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The United States, China, Japan, South Korea, and the European Union have all embraced the language of economic security. As economic security increasingly gains prominence on the European agenda, this paper aims to clarify a concept that lacks a universally accepted definition – and in most cases, even a national-level definition.

The lack of definition creates misunderstandings and exaggerations. In business circles in Europe, many perceive the economic security agenda as justifying excessive and counterproductive state intervention that distorts free markets and undermines long-term prosperity. At the other extreme, in policy circles, some tend to incorporate many normal issues of economic policy-making into the scope of economic security.

This paper argues that intervention in the name of economic security is intended to be exceptional and targeted. Through a comparative analysis of Asian, European, and American approaches, the paper provides an overview of the scope of economic security policies in different jurisdictions. It shows high convergence regarding supply chain resilience but also highlights a fundamental difference between the advocates of a narrow approach centered on the sources of military power and the proponents of a broader strategic approach focused on competitiveness and technology superiority.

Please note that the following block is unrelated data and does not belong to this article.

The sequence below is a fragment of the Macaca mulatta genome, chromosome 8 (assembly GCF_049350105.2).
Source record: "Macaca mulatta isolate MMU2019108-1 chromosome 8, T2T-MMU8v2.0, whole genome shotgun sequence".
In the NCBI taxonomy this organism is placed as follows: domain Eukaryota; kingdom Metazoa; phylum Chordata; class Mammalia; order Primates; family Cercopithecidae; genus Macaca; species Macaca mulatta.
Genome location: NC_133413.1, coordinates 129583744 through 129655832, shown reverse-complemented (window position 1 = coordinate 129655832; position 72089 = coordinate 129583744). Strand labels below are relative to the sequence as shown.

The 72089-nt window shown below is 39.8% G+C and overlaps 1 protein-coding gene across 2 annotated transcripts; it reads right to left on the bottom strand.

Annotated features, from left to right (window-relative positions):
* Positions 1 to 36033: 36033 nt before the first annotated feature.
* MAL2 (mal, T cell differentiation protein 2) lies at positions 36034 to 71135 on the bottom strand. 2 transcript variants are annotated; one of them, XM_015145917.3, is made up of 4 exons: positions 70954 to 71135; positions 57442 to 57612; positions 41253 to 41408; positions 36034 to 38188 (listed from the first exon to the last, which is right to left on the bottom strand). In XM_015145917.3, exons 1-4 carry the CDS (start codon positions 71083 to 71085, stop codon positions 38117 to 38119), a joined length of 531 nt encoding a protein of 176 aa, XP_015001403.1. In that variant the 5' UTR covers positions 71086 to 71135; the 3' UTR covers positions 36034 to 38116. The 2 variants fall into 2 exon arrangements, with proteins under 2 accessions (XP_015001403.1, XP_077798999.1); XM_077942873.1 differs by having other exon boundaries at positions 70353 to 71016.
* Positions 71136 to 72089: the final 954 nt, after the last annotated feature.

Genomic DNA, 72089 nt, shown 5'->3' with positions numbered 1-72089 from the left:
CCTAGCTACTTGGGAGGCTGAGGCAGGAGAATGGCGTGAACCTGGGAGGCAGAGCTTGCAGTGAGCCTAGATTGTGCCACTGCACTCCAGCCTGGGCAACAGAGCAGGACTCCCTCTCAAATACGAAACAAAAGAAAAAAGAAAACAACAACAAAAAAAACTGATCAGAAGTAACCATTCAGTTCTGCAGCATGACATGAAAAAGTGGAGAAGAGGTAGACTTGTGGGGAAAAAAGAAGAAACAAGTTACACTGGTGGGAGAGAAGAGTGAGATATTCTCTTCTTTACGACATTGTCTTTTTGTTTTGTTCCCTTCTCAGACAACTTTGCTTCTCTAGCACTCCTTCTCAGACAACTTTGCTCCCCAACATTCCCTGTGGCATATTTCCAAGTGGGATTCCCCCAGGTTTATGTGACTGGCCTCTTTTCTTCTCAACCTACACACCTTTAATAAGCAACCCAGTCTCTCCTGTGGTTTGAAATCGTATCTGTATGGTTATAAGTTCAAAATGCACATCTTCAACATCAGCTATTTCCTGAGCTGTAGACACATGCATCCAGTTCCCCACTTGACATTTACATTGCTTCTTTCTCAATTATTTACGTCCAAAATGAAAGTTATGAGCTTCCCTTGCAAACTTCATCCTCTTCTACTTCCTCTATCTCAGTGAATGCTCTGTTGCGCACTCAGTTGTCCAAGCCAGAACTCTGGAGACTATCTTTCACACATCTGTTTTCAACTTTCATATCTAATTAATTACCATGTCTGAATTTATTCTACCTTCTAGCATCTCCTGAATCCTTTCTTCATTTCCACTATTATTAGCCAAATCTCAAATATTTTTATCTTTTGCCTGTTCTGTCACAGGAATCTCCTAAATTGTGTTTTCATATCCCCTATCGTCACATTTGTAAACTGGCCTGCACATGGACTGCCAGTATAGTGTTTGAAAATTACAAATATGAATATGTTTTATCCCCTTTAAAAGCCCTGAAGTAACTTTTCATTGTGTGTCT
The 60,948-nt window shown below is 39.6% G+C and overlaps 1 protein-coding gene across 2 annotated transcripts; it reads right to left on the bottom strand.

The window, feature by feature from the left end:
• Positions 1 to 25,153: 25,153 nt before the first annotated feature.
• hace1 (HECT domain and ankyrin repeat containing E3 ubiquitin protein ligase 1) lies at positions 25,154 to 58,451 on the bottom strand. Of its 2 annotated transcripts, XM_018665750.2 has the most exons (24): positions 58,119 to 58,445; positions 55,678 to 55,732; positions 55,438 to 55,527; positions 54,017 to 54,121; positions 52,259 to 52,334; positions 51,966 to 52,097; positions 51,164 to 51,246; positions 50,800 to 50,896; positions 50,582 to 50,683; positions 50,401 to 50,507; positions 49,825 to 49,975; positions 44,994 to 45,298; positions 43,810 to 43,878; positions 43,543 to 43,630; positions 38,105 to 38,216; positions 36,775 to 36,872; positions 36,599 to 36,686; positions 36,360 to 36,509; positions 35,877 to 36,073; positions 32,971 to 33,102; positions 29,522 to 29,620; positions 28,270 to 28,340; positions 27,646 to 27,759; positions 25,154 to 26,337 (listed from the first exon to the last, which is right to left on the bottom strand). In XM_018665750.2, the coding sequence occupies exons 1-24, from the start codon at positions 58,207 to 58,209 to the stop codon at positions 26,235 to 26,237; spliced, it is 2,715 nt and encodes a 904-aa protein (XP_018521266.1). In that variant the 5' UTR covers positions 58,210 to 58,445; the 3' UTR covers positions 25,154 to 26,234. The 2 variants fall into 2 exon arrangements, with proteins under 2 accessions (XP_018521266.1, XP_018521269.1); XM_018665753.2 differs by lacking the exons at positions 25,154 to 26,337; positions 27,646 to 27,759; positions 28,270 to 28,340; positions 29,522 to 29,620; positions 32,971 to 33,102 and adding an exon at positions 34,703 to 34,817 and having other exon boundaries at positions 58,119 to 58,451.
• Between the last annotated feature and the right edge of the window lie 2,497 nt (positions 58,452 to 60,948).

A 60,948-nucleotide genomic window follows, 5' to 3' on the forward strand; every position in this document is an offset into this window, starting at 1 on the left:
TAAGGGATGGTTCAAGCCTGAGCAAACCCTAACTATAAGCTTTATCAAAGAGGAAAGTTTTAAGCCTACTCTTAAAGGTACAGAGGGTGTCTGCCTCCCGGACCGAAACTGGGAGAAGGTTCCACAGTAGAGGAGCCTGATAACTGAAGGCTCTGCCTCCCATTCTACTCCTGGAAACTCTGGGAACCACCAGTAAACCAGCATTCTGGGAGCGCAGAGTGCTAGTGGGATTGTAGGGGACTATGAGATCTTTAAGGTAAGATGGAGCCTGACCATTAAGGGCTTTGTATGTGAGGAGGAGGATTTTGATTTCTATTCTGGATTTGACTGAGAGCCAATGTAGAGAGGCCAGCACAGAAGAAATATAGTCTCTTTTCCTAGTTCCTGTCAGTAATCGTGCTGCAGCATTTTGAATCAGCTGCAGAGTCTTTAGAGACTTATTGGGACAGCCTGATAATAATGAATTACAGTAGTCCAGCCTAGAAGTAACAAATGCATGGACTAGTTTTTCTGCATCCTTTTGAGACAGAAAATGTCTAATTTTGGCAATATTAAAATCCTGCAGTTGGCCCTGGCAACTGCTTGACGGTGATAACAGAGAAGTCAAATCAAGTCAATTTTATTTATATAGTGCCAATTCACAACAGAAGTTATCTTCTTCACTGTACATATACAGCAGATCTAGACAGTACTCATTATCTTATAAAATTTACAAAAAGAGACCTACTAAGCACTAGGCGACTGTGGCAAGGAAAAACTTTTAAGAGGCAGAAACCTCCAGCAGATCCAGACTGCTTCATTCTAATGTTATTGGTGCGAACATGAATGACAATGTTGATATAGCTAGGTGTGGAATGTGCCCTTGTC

Demystifying Economic Security:  a Framework for the EUDemystifying Economic Security:  a Framework for the EU

Economic Security: 5 Major Strategic Challenges

- Positioning Europe in an international order marked by the return of bilateralism

- Building European cohesion

- Democratizing the practice of economic security

- Making public-private cooperation more fluid

- Addressing blind spots in the European Economic Security Strategy

In Europe, debates regarding economic security are confined within policy and expert circles. The European elections next June provide a unique opportunity to lift economic security out of this technocratic fate. Economic security will be high on the agenda of the next European Commission – public awareness and democratic endorsement would greatly facilitate efficient policy-making.

This paper is part of Institut Montaigne's series on economic security. It aims to bring this strategic issue to the forefront of a wider public debate, reaching citizens and European decision-makers, and to put forward recommendations for an effective European response.

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